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PAM FRAMPTON: Just another day’s work

Like the leafcutter ant, we all have our burdens to bear… —
Like the leafcutter ant, we all have our workaday pressures, our burdens to bear… — 123RF Stock Photo

“You will never live if you are looking for the meaning of life.” — Albert Camus (1913-1960)

Inside the Newfoundland Insectarium in Reidville, near Deer Lake, the leafcutter ants are fulfilling their biological imperative.

Visible through a glass tube, copper-coloured worker ants hurry in single file across a tree branch toward a cache of leaves in a terrarium. Once they reach their destination, they set upon their task, using strong mandibles to cut out sections of leaf with the precision of an auto-glass technician. Hoisting their cargo on their backs, they head back to the nest in a larger terrarium, where the leaf pieces become compost for their fungi farm. The fungus breaks down the compost, rendering it into a food source the ant larvae can digest.

These creatures, a species of the ant family Formicidae, are highly organized, with groups in the colony assigned to specific tasks: leaf cutting and gathering, keeping the transportation routes clear, guarding the cargo carriers, bearing and caring for the young, weeding the fungi farm, taking out the “trash” from the garden.

We move forward as a group, yet each has his or her own Sisyphean struggle, our own unique imperatives.

The workers rush relentlessly to and from the leaf supply — sometimes, in meeting a worker coming from the opposite direction, having to do that awkward “excuse me,” “no, after you” dance humans used to do in grocery store aisles before COVID-19 — each ant driven to harvest the biggest piece of leaf that it can reasonably carry back to the farm.

In St. John’s, a similar daily ritual unfolds.

Outside Costco at Galway, the human line snakes around the side of the building.

Clusters of shoppers burst triumphantly through the exit doors, pushing their towers of purchased merchandise, while others — waiting with enormous empty carts, rendered anonymous by their COVID-19 masks — lurch forward, staying dutifully between the pylons and inching ever closer to the entrance and the interior.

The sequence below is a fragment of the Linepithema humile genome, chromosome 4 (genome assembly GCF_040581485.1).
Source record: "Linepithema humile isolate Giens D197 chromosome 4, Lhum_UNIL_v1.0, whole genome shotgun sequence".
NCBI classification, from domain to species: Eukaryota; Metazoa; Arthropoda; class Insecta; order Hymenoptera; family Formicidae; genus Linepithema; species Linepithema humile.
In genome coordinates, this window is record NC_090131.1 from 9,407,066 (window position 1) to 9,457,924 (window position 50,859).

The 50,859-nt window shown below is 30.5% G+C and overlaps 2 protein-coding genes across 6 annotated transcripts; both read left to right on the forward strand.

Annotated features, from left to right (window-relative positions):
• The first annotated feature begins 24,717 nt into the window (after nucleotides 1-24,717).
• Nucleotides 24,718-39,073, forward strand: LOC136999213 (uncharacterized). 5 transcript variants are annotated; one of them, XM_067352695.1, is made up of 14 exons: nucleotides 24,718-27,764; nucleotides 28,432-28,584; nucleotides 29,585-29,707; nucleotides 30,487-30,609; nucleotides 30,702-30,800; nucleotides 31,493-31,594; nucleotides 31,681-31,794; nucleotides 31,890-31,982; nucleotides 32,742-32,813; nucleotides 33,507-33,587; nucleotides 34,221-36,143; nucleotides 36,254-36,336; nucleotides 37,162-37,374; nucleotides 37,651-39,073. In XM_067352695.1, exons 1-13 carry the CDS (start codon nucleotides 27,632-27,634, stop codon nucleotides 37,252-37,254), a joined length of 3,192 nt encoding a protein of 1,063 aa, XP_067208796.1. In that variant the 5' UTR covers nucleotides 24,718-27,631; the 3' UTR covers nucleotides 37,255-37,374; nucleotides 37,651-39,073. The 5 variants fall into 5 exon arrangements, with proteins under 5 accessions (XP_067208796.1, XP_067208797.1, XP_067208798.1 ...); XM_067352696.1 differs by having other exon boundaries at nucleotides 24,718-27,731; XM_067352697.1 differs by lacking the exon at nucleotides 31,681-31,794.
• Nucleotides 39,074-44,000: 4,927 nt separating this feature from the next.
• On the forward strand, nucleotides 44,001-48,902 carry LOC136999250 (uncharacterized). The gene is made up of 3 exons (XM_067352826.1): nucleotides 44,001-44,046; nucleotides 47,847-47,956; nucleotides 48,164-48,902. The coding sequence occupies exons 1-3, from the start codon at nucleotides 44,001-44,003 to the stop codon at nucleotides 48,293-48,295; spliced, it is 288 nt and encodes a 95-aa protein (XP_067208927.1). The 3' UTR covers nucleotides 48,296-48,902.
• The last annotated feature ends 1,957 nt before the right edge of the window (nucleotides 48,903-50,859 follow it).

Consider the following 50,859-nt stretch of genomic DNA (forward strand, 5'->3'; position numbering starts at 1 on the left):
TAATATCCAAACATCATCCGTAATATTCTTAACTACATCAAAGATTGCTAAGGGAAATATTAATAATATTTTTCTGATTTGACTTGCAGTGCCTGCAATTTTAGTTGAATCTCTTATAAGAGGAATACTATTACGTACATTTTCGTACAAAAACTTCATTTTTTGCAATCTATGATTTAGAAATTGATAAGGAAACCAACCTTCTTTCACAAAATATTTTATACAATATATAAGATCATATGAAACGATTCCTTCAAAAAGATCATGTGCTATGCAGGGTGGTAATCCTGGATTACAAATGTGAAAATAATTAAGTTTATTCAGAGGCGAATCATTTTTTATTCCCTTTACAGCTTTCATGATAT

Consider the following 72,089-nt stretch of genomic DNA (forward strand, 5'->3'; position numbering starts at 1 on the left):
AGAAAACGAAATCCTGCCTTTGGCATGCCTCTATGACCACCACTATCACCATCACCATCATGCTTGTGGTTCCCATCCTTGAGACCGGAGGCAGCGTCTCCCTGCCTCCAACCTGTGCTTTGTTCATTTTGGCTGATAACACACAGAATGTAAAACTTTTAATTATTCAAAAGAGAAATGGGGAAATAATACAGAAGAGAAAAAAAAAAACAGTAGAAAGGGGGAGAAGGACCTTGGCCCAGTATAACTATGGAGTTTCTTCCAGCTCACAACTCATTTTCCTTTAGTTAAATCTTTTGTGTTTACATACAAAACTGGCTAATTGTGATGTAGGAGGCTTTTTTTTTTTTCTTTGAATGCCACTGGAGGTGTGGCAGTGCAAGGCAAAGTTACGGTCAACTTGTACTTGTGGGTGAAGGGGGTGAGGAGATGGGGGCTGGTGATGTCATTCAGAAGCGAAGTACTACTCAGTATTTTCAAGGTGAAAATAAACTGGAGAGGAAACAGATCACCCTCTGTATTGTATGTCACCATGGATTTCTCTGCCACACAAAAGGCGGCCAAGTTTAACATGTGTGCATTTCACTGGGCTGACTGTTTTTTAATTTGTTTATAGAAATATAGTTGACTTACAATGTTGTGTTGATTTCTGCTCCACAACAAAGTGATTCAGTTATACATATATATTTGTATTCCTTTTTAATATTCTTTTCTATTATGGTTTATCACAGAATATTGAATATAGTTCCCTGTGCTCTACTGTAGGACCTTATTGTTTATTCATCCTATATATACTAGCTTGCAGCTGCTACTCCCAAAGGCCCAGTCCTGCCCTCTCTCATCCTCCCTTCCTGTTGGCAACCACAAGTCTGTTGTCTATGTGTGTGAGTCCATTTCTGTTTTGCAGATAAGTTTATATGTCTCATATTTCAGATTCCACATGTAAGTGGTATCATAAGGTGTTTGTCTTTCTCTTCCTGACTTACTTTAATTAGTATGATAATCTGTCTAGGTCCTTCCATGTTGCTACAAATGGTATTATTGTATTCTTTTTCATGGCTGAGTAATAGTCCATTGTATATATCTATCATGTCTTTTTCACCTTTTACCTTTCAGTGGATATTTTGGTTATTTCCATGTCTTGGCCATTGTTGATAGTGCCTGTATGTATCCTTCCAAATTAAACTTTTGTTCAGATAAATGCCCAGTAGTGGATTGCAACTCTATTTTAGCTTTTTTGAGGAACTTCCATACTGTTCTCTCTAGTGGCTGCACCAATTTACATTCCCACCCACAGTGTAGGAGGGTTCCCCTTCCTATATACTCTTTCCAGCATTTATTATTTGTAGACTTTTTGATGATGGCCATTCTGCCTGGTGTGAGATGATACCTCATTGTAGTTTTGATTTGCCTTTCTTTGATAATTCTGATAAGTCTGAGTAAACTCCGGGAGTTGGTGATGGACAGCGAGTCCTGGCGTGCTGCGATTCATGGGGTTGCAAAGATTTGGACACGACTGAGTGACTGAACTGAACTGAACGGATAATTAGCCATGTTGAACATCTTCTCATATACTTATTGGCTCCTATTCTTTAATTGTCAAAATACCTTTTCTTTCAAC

Inside, the food source awaits, a treasure trove of bulk-sized consumables and other goods: pork shoulders and puncheon tubs of peanut butter, legs of lamb and loins of beef. Massive muffins, each one big enough for a family of four; pies the size of pizzas. And pizza — great slabs of it, heavy with pepperoni and cheese; premade salads slathered with artery-clogging dressings, mesh bags of lemons and limes, quintals of cheese puffs and layer cakes mortared with faux whipped cream. Bags of buns and braces of baguette. Cartons of eggs by the dozen and a half, jugs of juice strapped together in pairs, flats of button mushrooms and passels of peppers. Great wheels of cheese and whole flocks of chickens bronzed on rotisseries, smoked meats and pickled eggs, hot peppers and sides of salmon. Vats of coleslaw and spinach dip, multigrain loaves and farmed fishes.

Given the signal to enter, onward we rush, moving from display to display, filling our carts, gladdened with the knowledge that we can fill our larders and keep our families fed.

We are driven by the desire to insulate our nests and shelter our young, to sustain and fortify ourselves for our interactions in the outside world.

Much like the ants, really.

We move forward as a group, yet each has his or her own Sisyphean struggle, our own unique imperatives.

We work hard to live, struggling day to day, often carrying heavy burdens. And sometimes that work can seem meaningless. It gives us what we need to fulfil our basic needs for survival, but are we happy?

What is happy? What is the meaning of life? Is it merely producing and nurturing the next generation? Do we work to live or live to work?

Would the world collapse if I didn’t cut leaves and bring them back to the farm for one dammed day?

Oops — sorry. My apologies.

This is getting way too heavy.

Maybe next week I’ll shop downtown.

Pam Frampton is The Telegram’s managing editor. Email pamela.frampton@thetelegram.com. Twitter: pam_frampton


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